I still use Git on the terminal regularly. I used it for years after finding out that some hackers still use it. I learned so much using the terminal that people usually resort to me to solve their Git issues. These days I tend to use vim-fugitive because it is amazing. But I still use Git on the terminal if I have to (for example, on a remote server).
TDD is commonly considered one of the pillars of modern software development these days. Learning TDD will help you:
- Thinking from a user’s perspective first: TDD means your test will be the first use case of your production code. This helps write public APIs that are easy to use. It also helps thinking from an end user’s perspective.
- Getting used to thinking of edge cases: When you TDD your code, you will inevitably think of more ways your code could break.
- Getting constant feedback.
- Working in small iterations, increasing confidence.
- Reducing the number of bugs.
And a long etcetera that could fill pages and pages.
This is especially useful for having tests and production code side-by-side. I can’t believe how few people use this hack.
Having tests and production code side-by-side is such a mental energy saver compared to looping between tabs. If you also have a widescreen monitor, add your terminal with the test watcher running on one side. Have the test code on the left, the production code on the middle, and test watcher on the right hand-side. Your TDD flow will skyrocket.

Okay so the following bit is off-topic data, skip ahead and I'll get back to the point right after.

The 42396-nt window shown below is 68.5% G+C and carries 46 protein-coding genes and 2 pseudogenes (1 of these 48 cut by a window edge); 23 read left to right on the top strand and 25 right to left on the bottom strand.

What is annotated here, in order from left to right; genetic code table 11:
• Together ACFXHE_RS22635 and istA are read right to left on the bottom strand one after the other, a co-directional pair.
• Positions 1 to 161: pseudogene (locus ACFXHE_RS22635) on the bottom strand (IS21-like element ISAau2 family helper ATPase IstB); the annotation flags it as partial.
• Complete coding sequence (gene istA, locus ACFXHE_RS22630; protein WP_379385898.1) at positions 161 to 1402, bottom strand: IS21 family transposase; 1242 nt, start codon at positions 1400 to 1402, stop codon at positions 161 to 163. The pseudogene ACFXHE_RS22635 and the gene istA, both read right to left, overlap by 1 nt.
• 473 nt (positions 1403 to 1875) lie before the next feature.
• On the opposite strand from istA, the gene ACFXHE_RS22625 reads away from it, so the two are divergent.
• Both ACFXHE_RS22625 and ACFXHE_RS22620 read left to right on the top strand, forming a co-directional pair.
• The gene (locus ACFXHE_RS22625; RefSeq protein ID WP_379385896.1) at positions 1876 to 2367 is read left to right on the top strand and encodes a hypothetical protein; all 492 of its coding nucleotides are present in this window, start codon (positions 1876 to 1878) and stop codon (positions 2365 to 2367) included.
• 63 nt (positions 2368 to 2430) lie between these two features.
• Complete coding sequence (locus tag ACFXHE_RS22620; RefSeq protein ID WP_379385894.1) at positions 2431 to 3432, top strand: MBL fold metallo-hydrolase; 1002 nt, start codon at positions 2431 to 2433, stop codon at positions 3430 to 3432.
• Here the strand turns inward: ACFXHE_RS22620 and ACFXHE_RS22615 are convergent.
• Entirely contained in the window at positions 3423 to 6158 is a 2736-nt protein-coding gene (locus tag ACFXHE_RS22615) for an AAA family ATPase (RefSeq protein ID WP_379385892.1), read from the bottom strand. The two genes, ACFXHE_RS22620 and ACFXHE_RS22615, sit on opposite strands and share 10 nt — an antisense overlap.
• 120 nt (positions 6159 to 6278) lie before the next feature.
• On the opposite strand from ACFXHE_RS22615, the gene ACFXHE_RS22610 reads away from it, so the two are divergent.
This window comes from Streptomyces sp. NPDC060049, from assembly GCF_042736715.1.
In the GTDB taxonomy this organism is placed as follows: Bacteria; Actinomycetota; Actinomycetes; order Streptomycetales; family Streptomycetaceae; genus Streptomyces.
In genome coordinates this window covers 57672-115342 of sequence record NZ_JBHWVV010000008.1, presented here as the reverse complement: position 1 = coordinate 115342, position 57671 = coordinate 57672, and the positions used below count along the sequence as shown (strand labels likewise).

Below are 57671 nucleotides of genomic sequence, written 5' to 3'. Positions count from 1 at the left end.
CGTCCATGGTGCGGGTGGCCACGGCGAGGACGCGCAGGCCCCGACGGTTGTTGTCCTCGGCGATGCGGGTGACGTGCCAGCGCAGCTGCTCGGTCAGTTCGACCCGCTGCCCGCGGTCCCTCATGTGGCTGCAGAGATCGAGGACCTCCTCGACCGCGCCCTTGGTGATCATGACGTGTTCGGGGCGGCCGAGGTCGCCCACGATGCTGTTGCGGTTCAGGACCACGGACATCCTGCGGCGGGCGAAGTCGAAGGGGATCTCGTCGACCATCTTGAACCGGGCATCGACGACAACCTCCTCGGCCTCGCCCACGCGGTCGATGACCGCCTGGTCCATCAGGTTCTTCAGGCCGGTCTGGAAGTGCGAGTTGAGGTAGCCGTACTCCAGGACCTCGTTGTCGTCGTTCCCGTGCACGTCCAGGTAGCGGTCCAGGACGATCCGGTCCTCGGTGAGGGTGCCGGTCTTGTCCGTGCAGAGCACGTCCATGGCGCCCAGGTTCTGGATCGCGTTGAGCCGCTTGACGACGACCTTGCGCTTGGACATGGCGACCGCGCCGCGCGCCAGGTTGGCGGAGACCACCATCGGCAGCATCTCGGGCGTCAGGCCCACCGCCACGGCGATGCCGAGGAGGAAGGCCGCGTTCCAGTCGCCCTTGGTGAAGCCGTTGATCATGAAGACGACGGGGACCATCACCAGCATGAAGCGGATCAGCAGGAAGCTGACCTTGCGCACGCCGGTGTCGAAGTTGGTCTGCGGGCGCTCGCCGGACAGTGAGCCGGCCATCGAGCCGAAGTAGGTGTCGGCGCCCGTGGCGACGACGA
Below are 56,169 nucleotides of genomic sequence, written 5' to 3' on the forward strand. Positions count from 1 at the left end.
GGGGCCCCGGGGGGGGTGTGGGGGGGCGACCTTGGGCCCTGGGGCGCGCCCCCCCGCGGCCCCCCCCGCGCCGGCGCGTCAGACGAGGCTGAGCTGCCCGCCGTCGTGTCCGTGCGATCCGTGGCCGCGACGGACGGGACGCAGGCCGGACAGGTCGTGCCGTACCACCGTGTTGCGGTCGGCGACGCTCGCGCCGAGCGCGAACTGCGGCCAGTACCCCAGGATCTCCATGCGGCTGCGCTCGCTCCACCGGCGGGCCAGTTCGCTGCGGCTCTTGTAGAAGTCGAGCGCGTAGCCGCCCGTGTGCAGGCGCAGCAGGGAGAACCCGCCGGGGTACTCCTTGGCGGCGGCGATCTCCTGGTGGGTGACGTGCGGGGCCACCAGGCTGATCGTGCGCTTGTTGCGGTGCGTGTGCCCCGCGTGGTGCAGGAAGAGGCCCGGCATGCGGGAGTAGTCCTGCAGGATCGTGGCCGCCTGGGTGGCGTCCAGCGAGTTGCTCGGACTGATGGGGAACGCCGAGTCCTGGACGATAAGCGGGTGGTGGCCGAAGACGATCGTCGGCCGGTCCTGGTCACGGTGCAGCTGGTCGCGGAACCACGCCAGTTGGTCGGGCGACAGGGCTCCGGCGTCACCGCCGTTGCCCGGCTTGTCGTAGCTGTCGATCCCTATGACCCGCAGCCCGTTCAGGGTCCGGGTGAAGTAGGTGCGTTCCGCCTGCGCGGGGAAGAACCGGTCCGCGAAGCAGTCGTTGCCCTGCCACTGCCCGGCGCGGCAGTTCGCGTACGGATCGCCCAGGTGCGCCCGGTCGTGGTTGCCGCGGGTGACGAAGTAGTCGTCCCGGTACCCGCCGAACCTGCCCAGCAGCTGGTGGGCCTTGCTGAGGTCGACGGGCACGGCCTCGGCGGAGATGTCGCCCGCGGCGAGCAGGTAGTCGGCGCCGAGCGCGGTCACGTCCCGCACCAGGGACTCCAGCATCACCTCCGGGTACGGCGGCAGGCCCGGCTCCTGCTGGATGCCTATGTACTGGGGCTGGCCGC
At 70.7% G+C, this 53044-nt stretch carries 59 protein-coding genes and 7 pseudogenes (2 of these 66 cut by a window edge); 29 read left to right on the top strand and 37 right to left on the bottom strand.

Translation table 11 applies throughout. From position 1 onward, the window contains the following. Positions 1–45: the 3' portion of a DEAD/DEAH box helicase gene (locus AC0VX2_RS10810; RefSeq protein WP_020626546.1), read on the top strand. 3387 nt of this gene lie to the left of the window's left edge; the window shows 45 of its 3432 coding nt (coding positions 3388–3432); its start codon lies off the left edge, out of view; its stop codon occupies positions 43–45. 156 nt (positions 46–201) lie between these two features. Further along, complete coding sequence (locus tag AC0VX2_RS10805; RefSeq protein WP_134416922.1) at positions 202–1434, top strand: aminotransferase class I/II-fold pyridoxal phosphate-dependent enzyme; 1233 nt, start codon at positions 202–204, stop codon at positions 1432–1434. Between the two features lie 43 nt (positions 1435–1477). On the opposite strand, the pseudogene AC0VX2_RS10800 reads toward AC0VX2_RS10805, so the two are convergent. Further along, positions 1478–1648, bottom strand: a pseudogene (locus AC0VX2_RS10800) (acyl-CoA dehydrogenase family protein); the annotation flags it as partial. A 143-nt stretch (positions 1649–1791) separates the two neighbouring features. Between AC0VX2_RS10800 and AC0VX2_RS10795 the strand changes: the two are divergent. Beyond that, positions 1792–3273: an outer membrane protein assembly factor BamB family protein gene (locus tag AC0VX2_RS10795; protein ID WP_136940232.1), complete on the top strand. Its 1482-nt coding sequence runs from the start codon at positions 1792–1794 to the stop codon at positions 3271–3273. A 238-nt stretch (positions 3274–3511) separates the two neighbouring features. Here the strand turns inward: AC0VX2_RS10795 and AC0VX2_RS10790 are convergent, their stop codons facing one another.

You can also use split-screen on most desktop environments, to have sticky windows that take up half the space. This can be useful if you are following a tutorial and want to follow along and type, so you can have your code editor on one side.
There are many productivity systems. I have tried many for years but couldn’t stick to any of them. Until I found one that seems to work.
Everyone has their own quirks, and recommending a concrete productivity system doesn’t make much sense. But I can share my productivity system that works well for my scattered brain if it helps someone else. It is a mix of Google Calendar, Google Keep, Trello, and Post-It notes.
This tool changed my life for real. Scheduling tasks and getting notifications helps me not forget to do important things.
I use Google Calendar for: